Live & Learn: Margot Micallef

The entrepreneur, lawyer and philanthropist on the Canadian broadcasting system, the CRTC and the joy of ranching.

I love the art of the deal. I love being able to conceive of an idea and then bring the people together to make the deal happen.

In a deal, there’s no obstacle that cannot be handled as long as you listen to the other side and are willing to be creative or flexible to accommodate what the other side is looking for.

You have to be patient. Sometimes, we might come to a conclusion a lot more rapidly than our investors do, our lenders do, the parties we’re negotiating with do, so we have to give them time.

Everything in life comes down to trust, which is why doing the honourable thing and being honourable in the way you manage and run your business is so important.

The business community — anywhere in the world, not just in Canada — is very small. Your word has to be your bond. I’m proud of the fact that I’m still doing deals today with people that I did deals with 25 years ago.

I was born in a little town called Valletta in Malta. I lived there until I was about four, and then we moved to Nelson, B.C. Then we moved to Portland, Ore., and then Vancouver, and that’s where we settled.

My grandfather was a politician, as was my dad. My grandfather was, in fact, in the very first parliament in Malta in 1924. He died just before the Second World War.

My father went into politics and held the same seat my grandfather held. When my father’s party was defeated after decades of being in power, we were so clearly from the opposing party, and Malta is such a small place, that there really wasn’t a lot of opportunity for my family at that point.

My dad was approached by a fellow recruiting for Notre Dame University in Nelson. He hired my dad on the spot. My dad was absolutely brilliant. He spoke nine languages, had multiple degrees in law, drama and philosophy.

I have a 1,000-acre ranch in Radium Hot Springs, B.C., called Firlands Ranch. I get to pitch in and be a cowgirl when I’m out there. It’s a lot of fun. We do everything on horseback. We raise our cattle all-natural, no hormones, no antibiotics, grass-fed. We sell some of our calves at auction, and we sell our best calves directly to the consumer. It’s the best beef you’ll ever have.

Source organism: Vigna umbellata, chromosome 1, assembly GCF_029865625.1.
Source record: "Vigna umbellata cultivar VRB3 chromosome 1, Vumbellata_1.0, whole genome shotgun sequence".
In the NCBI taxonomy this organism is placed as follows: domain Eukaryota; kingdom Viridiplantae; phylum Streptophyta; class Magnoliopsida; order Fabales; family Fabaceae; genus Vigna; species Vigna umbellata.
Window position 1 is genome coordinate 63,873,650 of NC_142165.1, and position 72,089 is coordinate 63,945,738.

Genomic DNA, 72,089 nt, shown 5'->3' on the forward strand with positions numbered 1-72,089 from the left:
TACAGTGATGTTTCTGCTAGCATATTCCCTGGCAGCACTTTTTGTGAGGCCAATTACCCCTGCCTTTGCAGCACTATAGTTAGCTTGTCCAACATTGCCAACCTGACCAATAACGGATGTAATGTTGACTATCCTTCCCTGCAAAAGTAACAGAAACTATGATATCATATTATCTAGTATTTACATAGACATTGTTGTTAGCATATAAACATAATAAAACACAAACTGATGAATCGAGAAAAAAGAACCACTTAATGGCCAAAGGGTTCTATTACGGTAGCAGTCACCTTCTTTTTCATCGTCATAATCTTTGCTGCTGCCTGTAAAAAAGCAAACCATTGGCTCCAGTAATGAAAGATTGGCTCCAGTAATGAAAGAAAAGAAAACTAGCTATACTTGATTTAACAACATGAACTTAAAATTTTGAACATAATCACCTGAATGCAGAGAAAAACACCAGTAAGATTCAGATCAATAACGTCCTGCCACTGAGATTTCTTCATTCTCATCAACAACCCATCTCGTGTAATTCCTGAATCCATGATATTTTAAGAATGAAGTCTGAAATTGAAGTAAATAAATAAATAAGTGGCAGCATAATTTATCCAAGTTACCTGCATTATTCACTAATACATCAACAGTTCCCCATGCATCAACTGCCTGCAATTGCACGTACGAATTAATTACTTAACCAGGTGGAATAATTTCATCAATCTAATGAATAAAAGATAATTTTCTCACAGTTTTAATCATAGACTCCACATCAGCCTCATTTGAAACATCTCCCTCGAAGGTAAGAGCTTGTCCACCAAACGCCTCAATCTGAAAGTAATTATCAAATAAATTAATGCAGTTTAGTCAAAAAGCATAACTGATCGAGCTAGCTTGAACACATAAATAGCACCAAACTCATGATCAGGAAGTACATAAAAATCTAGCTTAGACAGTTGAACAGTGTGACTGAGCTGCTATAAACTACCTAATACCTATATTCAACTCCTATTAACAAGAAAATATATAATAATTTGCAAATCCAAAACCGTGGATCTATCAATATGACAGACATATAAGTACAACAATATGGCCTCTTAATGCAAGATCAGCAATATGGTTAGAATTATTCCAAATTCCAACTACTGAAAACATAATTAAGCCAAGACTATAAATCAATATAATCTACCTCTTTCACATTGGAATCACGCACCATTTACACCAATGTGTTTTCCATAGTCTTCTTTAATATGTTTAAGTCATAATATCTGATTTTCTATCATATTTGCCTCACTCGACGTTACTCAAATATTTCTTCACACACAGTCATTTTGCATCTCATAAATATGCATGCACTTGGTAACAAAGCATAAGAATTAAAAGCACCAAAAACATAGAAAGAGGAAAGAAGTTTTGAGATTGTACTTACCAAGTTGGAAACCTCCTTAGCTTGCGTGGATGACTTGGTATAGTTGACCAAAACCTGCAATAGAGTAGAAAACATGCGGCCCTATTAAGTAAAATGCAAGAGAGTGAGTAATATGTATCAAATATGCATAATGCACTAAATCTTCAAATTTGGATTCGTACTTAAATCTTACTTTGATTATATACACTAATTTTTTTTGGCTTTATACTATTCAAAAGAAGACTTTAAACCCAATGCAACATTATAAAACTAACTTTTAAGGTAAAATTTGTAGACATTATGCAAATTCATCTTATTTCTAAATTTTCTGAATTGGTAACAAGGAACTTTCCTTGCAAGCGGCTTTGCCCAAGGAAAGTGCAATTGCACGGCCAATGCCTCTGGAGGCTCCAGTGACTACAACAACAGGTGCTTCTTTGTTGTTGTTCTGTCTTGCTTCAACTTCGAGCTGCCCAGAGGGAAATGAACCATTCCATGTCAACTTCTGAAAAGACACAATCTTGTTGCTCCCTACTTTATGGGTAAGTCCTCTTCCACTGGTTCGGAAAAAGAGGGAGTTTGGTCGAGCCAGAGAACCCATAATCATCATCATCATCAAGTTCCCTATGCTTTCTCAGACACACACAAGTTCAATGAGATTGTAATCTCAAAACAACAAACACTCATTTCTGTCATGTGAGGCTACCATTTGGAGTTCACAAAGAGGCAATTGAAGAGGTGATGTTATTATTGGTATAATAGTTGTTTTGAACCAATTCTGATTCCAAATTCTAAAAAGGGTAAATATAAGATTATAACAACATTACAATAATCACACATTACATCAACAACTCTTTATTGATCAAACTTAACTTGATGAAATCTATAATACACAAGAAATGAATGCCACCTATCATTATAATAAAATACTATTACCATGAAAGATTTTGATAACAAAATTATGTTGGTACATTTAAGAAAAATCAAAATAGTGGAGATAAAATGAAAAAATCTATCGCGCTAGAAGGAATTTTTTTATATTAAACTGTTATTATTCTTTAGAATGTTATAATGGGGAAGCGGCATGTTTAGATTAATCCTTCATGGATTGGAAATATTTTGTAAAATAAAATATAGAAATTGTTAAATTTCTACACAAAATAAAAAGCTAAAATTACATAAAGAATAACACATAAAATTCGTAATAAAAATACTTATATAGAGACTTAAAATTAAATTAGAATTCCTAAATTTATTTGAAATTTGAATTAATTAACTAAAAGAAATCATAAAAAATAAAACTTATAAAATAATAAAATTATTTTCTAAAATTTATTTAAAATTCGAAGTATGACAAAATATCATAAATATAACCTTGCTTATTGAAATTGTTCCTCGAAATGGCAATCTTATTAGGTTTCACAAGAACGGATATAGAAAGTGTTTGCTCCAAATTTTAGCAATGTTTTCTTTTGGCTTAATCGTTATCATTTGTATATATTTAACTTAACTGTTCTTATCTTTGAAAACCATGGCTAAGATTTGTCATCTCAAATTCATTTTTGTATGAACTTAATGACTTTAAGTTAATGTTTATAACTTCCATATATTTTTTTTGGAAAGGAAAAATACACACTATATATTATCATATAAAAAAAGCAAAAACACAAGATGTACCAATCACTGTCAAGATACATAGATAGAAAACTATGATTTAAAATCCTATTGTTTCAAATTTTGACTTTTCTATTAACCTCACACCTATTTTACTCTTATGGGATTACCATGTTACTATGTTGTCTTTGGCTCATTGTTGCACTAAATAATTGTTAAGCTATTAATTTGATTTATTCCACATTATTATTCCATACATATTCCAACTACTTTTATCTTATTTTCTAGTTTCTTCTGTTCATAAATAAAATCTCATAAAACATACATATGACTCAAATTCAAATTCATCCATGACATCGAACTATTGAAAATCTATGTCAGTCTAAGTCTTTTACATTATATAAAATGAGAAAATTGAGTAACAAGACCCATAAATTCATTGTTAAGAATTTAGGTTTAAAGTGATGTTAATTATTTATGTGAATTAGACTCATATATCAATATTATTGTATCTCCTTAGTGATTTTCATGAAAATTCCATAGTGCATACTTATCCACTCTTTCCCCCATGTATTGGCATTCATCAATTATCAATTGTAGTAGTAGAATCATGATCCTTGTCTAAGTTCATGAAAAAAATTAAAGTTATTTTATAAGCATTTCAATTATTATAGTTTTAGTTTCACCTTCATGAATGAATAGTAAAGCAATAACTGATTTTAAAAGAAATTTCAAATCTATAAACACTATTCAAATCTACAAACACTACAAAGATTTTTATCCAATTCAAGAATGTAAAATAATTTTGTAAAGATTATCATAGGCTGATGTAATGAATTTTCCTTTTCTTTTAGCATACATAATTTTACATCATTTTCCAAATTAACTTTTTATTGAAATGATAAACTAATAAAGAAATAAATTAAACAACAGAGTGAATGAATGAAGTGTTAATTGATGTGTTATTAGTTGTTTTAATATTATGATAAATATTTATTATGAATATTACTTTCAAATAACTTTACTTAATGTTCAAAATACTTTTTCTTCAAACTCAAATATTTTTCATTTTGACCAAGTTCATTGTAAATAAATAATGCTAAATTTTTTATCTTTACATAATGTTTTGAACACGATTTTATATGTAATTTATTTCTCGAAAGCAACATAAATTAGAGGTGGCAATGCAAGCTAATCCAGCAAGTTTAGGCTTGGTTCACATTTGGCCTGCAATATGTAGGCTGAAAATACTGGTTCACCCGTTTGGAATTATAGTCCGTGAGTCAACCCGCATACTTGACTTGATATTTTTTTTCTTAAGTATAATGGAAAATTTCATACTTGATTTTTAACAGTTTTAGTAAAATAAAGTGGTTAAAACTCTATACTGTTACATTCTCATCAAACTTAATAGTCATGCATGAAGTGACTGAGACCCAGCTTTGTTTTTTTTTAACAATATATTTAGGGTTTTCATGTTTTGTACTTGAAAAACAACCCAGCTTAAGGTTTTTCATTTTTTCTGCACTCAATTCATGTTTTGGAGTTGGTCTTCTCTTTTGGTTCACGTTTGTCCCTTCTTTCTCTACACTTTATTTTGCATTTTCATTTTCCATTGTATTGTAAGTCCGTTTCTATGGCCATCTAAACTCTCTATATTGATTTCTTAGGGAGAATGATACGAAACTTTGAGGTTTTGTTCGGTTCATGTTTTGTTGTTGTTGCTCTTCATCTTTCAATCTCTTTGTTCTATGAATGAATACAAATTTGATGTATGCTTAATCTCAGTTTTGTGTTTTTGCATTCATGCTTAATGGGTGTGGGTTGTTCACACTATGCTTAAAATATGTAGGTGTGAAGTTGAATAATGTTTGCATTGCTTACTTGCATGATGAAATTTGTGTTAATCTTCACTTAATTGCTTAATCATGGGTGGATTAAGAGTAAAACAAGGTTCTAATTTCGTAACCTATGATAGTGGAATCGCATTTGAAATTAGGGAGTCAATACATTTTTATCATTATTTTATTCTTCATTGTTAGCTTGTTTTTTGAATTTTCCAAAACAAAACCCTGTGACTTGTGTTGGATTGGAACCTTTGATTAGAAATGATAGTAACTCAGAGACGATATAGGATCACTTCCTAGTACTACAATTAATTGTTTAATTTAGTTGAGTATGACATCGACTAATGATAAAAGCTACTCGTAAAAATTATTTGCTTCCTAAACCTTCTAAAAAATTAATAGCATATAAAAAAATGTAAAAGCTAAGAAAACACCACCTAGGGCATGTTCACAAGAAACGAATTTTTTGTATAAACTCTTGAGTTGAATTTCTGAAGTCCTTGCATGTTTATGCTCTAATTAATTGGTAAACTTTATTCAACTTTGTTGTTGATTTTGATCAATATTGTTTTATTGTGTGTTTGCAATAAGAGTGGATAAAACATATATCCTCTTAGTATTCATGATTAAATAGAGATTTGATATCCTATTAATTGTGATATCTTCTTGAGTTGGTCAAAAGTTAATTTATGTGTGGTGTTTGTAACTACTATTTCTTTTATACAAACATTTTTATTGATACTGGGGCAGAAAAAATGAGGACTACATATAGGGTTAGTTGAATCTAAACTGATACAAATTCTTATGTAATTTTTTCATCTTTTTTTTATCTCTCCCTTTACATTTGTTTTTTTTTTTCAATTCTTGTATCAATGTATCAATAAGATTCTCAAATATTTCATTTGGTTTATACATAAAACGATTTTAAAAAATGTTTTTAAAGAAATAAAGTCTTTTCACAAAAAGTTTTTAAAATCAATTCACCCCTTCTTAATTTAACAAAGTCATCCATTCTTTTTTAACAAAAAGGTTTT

One of my favourite sayings is: You play the cards you’re dealt. Whatever circumstances life throws at you, you deal with it. You can’t change it. It is what it is, so you just move on.

We always were raised with a charitable spirit, even though I grew up in a family that didn’t have a lot. My father was extremely charitable. Often times, my dad used to come home without his coat. He would say: Somebody needed it more than I did.

My son, Christopher, and I have gone to Mexico to build homes, and we’ve done fundraising for an orphanage in Ethiopia. I’m fundraising for the Canadian Museum for Human Rights.

Calgary is truly the land of opportunity in North America. People here accept each other without having to come from a particular background.

Whatever I accomplish in life, as long as they say she was a good mother, I will feel that I have succeeded. I feel almost silly saying that, but being a parent is not easy, and it’s extremely rewarding if you are one.

I was a bit nervous when I started Oliver Capital, but it never dawned on me that I couldn’t do something. Failure is never an option.

Life is a game of recovery. There is no perfect decision. If you wait to try to make the perfect decision, you won’t make any decision, and then life sort of takes its own course on you.

My attitude in life is aim in the general direction you want to go, jump in with both feet and then correct course as you go.

I’m a strong believer in the Canadian broadcasting system and in the media generally. I believe that we’re in a state of transition, and people need to be patient to allow the business to evolve. And I’m worried that lenders, investors, creditors and suppliers are getting impatient with the business, and that’s wrong.

The CRTC needs to understand that media is in a state of transition and needs to allow us to transition to the new paradigm. Now what that new paradigm is going to look like, I can’t tell you today that I exactly understand what it’s going to be. It’s going to be more interactive, more diverse.